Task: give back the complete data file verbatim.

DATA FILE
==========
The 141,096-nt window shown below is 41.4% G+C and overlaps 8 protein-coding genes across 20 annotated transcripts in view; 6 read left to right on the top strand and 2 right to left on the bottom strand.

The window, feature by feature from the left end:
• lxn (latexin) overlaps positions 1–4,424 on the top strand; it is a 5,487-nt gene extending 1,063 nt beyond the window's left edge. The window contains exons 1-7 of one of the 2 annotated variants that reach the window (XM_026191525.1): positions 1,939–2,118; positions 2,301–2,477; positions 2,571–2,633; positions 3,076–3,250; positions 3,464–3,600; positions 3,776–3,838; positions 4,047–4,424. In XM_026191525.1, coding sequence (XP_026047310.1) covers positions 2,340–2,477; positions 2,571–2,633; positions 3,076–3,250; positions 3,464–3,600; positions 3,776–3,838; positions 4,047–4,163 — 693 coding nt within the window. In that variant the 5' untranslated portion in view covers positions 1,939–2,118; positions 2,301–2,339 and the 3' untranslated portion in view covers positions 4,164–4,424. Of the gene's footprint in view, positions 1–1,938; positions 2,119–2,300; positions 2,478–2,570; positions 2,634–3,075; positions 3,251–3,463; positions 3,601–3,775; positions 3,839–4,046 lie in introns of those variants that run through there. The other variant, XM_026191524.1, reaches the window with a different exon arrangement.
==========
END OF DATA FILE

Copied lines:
The 141,096-nt window shown below is 41.4% G+C and overlaps 8 protein-coding genes across 20 annotated transcripts in view; 6 read left to right on the top strand and 2 right to left on the bottom strand.

The window, feature by feature from the left end:
• lxn (latexin) overlaps positions 1–4,424 on the top strand; it is a 5,487-nt gene extending 1,063 nt beyond the window's left edge. The window contains exons 1-7 of one of the 2 annotated variants that reach the window (XM_026191525.1): positions 1,939–2,118; positions 2,301–2,477; positions 2,571–2,633; positions 3,076–3,250; positions 3,464–3,600; positions 3,776–3,838; positions 4,047–4,424. In XM_026191525.1, coding sequence (XP_026047310.1) covers positions 2,340–2,477; positions 2,571–2,633; positions 3,076–3,250; positions 3,464–3,600; positions 3,776–3,838; positions 4,047–4,163 — 693 coding nt within the window. In that variant the 5' untranslated portion in view covers positions 1,939–2,118; positions 2,301–2,339 and the 3' untranslated portion in view covers positions 4,164–4,424. Of the gene's footprint in view, positions 1–1,938; positions 2,119–2,300; positions 2,478–2,570; positions 2,634–3,075; positions 3,251–3,463; positions 3,601–3,775; positions 3,839–4,046 lie in introns of those variants that run through there. The other variant, XM_026191524.1, reaches the window with a different exon arrangement.